Exemplary damages are similar to aggravated damages, but rather than stemming from injury to the claimant’s feelings they stem from the defendant’s own poor behaviour, with the aim of making an example of their conduct. This can be seen in Thompson v Metropolitan Police Commissioner  QB 498.
Originally, the only option open to the courts was lump sum payments at the time of the judgement. The Damages (Variation of Periodical Payments) Order 2005 was passed, which allows the court to rule that damages should be paid periodically, and then reviewed upon the deterioration or improvement of the claimant’s injury.
Although there was a point at which certain judges would award extra damages to account for inflation, this is now not the case. It is assumed that claimants will have the foresight to invest or save their lump sum in a way which will deal with inflation (via interest rates or similar).
An injunction is a declaration by a court that the defendant must behave in a certain manner. They come in two main forms – prohibitory, in which a claimant is prohibited from doing something and mandatory, in which the defendant must do something. As well as being either prohibitory or mandatory, injunctions will be either quia timet, final, or interim.
Injunctions are a matter of court discretion. Whilst damages are available to claimants in all eventualities, injunctions are an equitable remedy, and thus whether they are granted depends on the will of the court. Their use tends to be limited, since they involve essentially overriding the will of an individual or organisation.
Prohibitory injunctions are useful to prevent the interference with a claimant’s rights. The tendency is to grant an injunction where there is a good chance of the tortious behaviour being repeated, Wollerton and Wilson Ltd v Costain Ltd  1 WLR 411.
The courts won’t always grant an injunction if the tortious behaviour is trivial, or if the defendant is not at fault. This can be seen in Armstrong v Sheppard and Short Ltd  1 QB 384 where the interference was trivial, and the claimant had effectively consented to the trespass, meaning that the defendant could not be described as being at fault.
Mandatory injunctions tend to be rarer, firstly because cases tend to arise more often from people doing something they shouldn’t (so call for prohibitory injunctions), and secondly because mandatory injunctions involve a greater level of interference with the defendant. This can be seen in Redland Bricks Ltd v Morris  AC 652 where the court allowed an appeal against a mandatory injunction because the costs of doing so were disproportionate. The court identified four criteria which should be satisfied before a mandatory injunction would be granted:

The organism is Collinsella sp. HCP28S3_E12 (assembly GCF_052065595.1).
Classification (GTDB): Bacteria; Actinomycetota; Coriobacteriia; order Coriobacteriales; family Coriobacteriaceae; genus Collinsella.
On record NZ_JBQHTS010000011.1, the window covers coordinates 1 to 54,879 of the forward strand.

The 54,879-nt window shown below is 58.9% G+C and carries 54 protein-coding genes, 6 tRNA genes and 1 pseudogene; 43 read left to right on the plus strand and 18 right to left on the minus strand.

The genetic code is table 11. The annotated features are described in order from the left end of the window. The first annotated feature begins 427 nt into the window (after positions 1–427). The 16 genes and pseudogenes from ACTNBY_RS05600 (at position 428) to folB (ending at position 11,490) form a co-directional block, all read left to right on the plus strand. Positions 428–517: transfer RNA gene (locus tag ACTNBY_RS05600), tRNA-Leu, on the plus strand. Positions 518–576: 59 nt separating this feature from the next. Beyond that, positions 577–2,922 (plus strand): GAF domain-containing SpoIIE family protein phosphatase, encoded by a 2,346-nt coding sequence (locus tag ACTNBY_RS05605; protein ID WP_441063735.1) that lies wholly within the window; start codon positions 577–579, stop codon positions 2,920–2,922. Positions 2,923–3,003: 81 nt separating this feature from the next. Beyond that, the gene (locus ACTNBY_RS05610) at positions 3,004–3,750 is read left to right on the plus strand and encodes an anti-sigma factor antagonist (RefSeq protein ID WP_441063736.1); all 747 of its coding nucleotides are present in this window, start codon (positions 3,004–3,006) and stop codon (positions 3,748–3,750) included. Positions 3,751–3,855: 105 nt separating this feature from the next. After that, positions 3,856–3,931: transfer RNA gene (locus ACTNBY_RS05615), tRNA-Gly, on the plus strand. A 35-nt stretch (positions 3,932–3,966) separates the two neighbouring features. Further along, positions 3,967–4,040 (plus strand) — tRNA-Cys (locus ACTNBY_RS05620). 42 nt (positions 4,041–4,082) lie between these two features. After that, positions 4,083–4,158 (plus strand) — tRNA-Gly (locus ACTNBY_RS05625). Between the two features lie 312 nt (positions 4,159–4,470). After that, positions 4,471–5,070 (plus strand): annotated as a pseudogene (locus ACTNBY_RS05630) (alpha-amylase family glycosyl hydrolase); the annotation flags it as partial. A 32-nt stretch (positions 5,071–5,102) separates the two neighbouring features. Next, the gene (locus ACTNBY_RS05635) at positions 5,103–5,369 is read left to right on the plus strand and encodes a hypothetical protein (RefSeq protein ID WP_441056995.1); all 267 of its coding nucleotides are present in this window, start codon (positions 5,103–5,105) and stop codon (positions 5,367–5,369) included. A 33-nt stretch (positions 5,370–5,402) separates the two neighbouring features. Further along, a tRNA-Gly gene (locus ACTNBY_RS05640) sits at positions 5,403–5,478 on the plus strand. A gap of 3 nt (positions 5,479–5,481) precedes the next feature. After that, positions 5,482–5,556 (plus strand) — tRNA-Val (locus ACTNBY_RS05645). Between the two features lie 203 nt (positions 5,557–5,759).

- Firstly, there must be a strong possibility of damage occurring in the future.
- Secondly, damages must be an insufficient alternative.
- Thirdly, the defendants must have behaved unreasonably.
- Fourthly, the injunction must be capable of describing exactly what the defendant should do.
Further Injunction Subtypes
Injunctions can also be divided up into three groups, depending on a when tortious event is likely to occur: quia timet injunctions, final injunctions and interim injunctions.
- Quia timet (‘because he fears’) injunctions are used when the claimant fears a tortious action will occur, but it has not yet taken place. The prerequisites which must be fulfilled before they are granted were also mentioned in Redland Bricks: there must be evidence that the defendant is intending to take an act; that act must be one which will cause significant irreparable damage to the claimant; and there must be evidence that the defendant will not desist unless a quia timet injunction is granted.
- Final injunctions are simply those which are granted after a tort has been committed, but where it is likely that the tort will reoccur.
- Interim (or interlocutory) injunctions apply whilst the tortious activity is ongoing (or else where there is a high chance of it reoccurring in the near future). By definition, they are temporary. Their use is particularly restrained, since they are essentially a remedy which is applied before a case has been properly heard. The criteria for an interim injunction are found in American Cyanamid v Ethicon  AC 396 where the court laid down a two-part test to be met:
- The first part of the test involved the claimant showing that the issue at hand was serious enough to warrant an interim injunction.
- The second part of the test involves the claimant demonstrating that, on the ‘balance of convenience’, it would essentially be more sensible for the court to grant the interim injunction.
Since injunctions are an equitable remedy, they are affected by the principles of equity law. Whilst such a wide topic cannot be covered here, there are three rules it is useful to know. Firstly, equity does not act in vain. Secondly, equity looks poorly upon delay. Thirdly, equity looks for claimants with clean hands.